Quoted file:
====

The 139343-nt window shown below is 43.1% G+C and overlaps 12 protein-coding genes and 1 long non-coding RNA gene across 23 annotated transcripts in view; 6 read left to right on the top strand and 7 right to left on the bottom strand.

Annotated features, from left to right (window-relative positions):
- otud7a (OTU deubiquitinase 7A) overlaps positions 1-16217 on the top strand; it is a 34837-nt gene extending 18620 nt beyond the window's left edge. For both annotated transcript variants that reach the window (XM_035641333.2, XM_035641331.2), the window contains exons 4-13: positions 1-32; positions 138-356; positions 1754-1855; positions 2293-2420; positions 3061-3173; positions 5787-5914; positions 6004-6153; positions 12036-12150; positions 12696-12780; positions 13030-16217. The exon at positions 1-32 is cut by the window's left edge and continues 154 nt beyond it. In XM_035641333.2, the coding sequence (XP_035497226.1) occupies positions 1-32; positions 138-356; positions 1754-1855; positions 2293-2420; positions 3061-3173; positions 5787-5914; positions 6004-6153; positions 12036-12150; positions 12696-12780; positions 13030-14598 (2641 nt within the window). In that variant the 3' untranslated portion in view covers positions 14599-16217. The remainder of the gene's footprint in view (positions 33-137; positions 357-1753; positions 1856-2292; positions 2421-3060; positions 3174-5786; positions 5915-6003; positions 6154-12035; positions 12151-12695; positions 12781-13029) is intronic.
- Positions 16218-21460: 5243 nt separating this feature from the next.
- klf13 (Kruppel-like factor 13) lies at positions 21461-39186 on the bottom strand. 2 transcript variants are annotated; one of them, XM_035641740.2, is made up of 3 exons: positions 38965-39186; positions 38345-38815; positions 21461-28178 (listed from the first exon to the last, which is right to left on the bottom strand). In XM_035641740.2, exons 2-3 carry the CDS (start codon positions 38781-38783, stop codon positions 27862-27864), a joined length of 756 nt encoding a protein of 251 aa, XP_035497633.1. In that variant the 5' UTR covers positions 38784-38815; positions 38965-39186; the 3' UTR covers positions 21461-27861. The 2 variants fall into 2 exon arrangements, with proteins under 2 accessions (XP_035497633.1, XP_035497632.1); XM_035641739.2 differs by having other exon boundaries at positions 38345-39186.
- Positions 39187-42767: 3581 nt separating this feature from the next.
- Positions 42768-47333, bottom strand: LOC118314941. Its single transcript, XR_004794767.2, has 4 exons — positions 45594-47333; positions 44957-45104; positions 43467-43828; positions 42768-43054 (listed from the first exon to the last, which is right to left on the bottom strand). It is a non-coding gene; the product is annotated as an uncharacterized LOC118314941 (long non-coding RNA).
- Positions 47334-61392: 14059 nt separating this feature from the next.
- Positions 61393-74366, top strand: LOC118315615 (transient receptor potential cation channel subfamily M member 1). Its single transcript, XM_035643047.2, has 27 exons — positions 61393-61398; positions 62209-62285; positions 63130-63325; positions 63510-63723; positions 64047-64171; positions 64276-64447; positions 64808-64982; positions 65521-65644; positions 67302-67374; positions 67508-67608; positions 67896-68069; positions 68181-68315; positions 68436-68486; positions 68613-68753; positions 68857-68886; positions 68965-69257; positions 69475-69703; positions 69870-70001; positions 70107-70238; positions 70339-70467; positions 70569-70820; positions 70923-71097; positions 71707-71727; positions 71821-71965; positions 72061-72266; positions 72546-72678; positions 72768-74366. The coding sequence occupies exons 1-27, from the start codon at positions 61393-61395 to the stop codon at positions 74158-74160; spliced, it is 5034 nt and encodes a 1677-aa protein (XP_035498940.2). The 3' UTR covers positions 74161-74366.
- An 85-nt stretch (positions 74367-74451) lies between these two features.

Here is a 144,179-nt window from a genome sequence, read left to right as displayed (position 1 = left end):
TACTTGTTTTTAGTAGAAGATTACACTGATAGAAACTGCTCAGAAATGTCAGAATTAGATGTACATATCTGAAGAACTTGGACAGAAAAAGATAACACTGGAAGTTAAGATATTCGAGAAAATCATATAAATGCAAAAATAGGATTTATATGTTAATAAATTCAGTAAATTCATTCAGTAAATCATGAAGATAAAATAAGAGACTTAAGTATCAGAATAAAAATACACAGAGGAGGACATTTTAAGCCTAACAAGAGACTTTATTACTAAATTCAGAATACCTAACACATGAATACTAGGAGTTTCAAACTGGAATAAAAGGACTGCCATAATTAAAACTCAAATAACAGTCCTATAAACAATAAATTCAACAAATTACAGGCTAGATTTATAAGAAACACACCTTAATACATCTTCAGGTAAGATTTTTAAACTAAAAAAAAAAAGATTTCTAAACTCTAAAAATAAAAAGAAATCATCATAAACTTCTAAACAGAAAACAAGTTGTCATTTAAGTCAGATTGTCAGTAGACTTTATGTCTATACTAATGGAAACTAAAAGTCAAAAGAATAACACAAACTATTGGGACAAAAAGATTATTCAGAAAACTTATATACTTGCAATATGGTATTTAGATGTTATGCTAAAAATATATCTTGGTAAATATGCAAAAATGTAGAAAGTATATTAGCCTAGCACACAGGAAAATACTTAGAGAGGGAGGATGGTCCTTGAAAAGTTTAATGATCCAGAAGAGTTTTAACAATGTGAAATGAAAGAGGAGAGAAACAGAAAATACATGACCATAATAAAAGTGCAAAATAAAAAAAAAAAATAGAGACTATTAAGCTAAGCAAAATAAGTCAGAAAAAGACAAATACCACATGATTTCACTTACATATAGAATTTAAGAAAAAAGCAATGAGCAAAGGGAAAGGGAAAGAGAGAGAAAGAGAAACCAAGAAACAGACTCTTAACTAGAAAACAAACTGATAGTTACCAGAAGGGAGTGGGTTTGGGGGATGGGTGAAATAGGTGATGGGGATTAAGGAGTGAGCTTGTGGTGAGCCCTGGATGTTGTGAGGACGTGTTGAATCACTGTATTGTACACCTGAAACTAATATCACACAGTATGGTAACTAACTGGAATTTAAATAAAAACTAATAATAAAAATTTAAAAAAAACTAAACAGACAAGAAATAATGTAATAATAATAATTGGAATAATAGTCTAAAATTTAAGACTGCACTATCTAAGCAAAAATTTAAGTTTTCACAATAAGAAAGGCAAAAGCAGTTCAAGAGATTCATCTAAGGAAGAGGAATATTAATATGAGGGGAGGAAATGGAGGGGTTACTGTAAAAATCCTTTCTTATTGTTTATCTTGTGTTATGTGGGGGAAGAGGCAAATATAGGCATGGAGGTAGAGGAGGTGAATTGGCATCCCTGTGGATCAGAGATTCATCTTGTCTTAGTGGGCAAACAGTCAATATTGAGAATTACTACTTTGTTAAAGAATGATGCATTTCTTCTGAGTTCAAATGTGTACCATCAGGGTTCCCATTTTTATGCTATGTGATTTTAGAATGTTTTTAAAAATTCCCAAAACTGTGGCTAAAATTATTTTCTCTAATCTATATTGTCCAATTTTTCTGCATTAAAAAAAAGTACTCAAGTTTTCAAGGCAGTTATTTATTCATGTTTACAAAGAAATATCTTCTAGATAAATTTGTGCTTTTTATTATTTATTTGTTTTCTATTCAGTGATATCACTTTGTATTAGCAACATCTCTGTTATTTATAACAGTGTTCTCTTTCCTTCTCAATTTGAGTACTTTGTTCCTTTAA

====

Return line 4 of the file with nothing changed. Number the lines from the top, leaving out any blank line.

- Positions 16218-21460: 5243 nt separating this feature from the next.